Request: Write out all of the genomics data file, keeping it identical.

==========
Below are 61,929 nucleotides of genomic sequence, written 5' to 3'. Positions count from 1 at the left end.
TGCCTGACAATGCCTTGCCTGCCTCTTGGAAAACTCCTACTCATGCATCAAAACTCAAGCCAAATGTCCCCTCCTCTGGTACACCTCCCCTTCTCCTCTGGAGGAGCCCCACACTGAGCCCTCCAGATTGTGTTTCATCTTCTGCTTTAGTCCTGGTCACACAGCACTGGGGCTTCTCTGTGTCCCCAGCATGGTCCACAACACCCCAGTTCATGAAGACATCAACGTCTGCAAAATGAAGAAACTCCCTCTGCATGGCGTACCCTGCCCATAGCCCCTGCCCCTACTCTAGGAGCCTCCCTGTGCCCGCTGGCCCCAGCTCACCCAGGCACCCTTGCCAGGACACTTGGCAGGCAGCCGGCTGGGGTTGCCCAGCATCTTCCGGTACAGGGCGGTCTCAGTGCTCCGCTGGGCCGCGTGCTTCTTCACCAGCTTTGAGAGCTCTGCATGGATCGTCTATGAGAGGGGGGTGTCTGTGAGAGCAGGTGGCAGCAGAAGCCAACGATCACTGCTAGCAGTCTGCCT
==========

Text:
Below are 61,929 nucleotides of genomic sequence, written 5' to 3'. Positions count from 1 at the left end.
TGCCTGACAATGCCTTGCCTGCCTCTTGGAAAACTCCTACTCATGCATCAAAACTCAAGCCAAATGTCCCCTCCTCTGGTACACCTCCCCTTCTCCTCTGGAGGAGCCCCACACTGAGCCCTCCAGATTGTGTTTCATCTTCTGCTTTAGTCCTGGTCACACAGCACTGGGGCTTCTCTGTGTCCCCAGCATGGTCCACAACACCCCAGTTCATGAAGACATCAACGTCTGCAAAATGAAGAAACTCCCTCTGCATGGCGTACCCTGCCCATAGCCCCTGCCCCTACTCTAGGAGCCTCCCTGTGCCCGCTGGCCCCAGCTCACCCAGGCACCCTTGCCAGGACACTTGGCAGGCAGCCGGCTGGGGTTGCCCAGCATCTTCCGGTACAGGGCGGTCTCAGTGCTCCGCTGGGCCGCGTGCTTCTTCACCAGCTTTGAGAGCTCTGCATGGATCGTCTATGAGAGGGGGGTGTCTGTGAGAGCAGGTGGCAGCAGAAGCCAACGATCACTGCTAGCAGTCTGCCT